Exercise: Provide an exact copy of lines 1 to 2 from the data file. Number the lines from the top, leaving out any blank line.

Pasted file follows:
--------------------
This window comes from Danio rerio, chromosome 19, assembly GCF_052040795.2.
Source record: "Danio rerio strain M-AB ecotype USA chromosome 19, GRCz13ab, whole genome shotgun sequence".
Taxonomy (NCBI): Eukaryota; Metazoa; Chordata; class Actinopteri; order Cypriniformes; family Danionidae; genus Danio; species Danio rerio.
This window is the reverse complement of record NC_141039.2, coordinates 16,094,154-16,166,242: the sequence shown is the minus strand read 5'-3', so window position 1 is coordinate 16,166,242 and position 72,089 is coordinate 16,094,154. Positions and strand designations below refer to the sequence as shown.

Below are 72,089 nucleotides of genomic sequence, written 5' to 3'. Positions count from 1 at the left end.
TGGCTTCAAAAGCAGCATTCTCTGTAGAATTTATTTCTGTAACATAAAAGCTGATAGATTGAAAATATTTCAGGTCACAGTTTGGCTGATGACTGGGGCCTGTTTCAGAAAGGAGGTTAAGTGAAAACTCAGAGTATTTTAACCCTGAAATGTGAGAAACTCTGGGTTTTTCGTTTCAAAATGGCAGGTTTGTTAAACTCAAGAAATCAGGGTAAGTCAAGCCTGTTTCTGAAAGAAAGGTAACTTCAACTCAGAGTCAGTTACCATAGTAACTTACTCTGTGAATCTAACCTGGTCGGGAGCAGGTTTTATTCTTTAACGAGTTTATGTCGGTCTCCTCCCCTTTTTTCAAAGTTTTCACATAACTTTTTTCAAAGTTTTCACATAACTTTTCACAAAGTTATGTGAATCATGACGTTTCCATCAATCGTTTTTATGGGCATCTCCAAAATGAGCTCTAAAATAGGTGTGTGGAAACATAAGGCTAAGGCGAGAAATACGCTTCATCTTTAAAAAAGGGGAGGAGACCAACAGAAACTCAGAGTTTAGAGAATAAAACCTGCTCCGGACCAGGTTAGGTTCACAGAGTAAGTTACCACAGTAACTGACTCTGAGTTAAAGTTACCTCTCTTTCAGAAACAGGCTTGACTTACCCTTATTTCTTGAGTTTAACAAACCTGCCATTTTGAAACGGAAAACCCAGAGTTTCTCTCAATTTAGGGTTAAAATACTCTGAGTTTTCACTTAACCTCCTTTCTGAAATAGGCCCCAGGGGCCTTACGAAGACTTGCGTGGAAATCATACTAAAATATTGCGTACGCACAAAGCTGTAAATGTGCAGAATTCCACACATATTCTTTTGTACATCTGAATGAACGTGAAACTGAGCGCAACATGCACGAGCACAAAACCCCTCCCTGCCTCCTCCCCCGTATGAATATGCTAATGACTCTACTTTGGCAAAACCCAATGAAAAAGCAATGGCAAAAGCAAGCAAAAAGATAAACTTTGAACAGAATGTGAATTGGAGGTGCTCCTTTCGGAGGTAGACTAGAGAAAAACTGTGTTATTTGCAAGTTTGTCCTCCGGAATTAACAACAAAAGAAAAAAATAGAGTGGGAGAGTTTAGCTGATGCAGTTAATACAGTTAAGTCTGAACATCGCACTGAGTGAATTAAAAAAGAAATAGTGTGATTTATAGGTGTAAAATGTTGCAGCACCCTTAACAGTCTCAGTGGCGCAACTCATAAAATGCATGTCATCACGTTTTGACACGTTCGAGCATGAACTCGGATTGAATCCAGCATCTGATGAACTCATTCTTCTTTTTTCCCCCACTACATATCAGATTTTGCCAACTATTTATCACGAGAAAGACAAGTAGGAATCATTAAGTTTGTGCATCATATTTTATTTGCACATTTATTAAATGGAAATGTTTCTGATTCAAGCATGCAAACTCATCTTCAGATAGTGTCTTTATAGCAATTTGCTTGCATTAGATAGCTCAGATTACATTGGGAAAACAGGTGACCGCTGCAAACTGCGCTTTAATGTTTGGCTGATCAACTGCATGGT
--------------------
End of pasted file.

This window comes from Danio rerio, chromosome 19, assembly GCF_052040795.2.
Source record: "Danio rerio strain M-AB ecotype USA chromosome 19, GRCz13ab, whole genome shotgun sequence".